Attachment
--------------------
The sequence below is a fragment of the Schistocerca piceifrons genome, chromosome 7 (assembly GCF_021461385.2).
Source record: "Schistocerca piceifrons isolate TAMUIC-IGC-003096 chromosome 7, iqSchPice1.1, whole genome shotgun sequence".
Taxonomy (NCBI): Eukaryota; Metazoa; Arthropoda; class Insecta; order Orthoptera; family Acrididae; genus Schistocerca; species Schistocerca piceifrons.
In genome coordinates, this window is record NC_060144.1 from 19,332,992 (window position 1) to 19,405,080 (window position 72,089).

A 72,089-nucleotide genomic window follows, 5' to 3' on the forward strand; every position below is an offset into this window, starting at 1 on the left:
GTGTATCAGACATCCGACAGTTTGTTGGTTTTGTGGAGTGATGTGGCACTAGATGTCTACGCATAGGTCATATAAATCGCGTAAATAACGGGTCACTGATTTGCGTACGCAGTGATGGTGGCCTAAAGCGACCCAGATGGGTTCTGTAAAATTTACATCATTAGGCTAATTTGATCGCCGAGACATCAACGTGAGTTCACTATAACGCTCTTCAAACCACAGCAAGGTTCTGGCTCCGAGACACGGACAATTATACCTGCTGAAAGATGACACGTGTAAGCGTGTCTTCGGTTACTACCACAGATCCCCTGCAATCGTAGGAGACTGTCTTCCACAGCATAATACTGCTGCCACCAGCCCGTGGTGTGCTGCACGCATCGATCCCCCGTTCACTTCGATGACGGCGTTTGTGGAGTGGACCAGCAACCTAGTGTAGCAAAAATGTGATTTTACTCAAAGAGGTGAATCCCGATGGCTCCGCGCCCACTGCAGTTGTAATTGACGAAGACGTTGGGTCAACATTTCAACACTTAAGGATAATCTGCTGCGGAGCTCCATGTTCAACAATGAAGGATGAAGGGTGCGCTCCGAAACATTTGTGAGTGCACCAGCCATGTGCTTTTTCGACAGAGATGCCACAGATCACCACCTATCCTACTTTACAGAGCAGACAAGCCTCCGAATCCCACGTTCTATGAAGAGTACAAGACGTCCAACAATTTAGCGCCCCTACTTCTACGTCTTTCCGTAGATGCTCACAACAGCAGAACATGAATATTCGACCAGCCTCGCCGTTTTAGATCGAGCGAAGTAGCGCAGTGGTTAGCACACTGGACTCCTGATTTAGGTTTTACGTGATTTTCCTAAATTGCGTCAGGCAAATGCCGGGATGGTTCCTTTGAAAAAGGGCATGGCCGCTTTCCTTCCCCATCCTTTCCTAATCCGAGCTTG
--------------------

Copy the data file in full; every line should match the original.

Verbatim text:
The sequence below is a fragment of the Schistocerca piceifrons genome, chromosome 7 (assembly GCF_021461385.2).
Source record: "Schistocerca piceifrons isolate TAMUIC-IGC-003096 chromosome 7, iqSchPice1.1, whole genome shotgun sequence".
Taxonomy (NCBI): Eukaryota; Metazoa; Arthropoda; class Insecta; order Orthoptera; family Acrididae; genus Schistocerca; species Schistocerca piceifrons.
In genome coordinates, this window is record NC_060144.1 from 19,332,992 (window position 1) to 19,405,080 (window position 72,089).

A 72,089-nucleotide genomic window follows, 5' to 3' on the forward strand; every position below is an offset into this window, starting at 1 on the left:
GTGTATCAGACATCCGACAGTTTGTTGGTTTTGTGGAGTGATGTGGCACTAGATGTCTACGCATAGGTCATATAAATCGCGTAAATAACGGGTCACTGATTTGCGTACGCAGTGATGGTGGCCTAAAGCGACCCAGATGGGTTCTGTAAAATTTACATCATTAGGCTAATTTGATCGCCGAGACATCAACGTGAGTTCACTATAACGCTCTTCAAACCACAGCAAGGTTCTGGCTCCGAGACACGGACAATTATACCTGCTGAAAGATGACACGTGTAAGCGTGTCTTCGGTTACTACCACAGATCCCCTGCAATCGTAGGAGACTGTCTTCCACAGCATAATACTGCTGCCACCAGCCCGTGGTGTGCTGCACGCATCGATCCCCCGTTCACTTCGATGACGGCGTTTGTGGAGTGGACCAGCAACCTAGTGTAGCAAAAATGTGATTTTACTCAAAGAGGTGAATCCCGATGGCTCCGCGCCCACTGCAGTTGTAATTGACGAAGACGTTGGGTCAACATTTCAACACTTAAGGATAATCTGCTGCGGAGCTCCATGTTCAACAATGAAGGATGAAGGGTGCGCTCCGAAACATTTGTGAGTGCACCAGCCATGTGCTTTTTCGACAGAGATGCCACAGATCACCACCTATCCTACTTTACAGAGCAGACAAGCCTCCGAATCCCACGTTCTATGAAGAGTACAAGACGTCCAACAATTTAGCGCCCCTACTTCTACGTCTTTCCGTAGATGCTCACAACAGCAGAACATGAATATTCGACCAGCCTCGCCGTTTTAGATCGAGCGAAGTAGCGCAGTGGTTAGCACACTGGACTCCTGATTTAGGTTTTACGTGATTTTCCTAAATTGCGTCAGGCAAATGCCGGGATGGTTCCTTTGAAAAAGGGCATGGCCGCTTTCCTTCCCCATCCTTTCCTAATCCGAGCTTG